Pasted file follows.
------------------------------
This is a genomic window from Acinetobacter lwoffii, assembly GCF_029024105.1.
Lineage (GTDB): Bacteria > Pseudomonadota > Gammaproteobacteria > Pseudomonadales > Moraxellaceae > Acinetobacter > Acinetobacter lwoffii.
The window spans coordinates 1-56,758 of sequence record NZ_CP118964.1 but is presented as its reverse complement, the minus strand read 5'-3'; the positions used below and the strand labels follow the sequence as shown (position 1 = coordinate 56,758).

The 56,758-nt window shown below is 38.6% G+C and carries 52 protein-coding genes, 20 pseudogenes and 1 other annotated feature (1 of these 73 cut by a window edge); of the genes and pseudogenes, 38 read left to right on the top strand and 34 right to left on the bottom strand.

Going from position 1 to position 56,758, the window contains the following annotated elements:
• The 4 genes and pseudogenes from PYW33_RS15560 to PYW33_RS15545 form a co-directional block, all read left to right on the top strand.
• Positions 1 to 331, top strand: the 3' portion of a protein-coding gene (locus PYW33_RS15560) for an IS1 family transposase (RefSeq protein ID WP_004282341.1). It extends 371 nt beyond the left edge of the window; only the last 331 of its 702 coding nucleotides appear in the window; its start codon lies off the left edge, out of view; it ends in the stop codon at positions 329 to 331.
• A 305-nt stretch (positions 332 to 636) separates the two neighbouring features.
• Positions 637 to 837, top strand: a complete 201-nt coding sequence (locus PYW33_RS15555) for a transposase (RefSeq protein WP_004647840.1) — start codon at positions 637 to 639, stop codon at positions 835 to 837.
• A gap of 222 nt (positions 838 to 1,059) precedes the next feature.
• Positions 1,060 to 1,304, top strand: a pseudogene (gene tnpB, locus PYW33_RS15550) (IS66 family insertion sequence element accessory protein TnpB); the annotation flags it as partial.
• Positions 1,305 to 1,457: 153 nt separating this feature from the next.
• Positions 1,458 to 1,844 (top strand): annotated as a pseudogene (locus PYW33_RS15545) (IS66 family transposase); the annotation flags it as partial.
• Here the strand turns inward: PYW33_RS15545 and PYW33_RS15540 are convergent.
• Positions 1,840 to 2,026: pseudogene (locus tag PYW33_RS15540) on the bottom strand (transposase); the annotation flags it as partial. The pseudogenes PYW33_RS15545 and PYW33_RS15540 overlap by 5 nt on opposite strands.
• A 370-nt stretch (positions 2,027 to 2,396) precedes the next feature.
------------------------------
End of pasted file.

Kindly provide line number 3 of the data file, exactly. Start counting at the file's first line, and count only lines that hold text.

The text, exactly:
The window spans coordinates 1-56,758 of sequence record NZ_CP118964.1 but is presented as its reverse complement, the minus strand read 5'-3'; the positions used below and the strand labels follow the sequence as shown (position 1 = coordinate 56,758).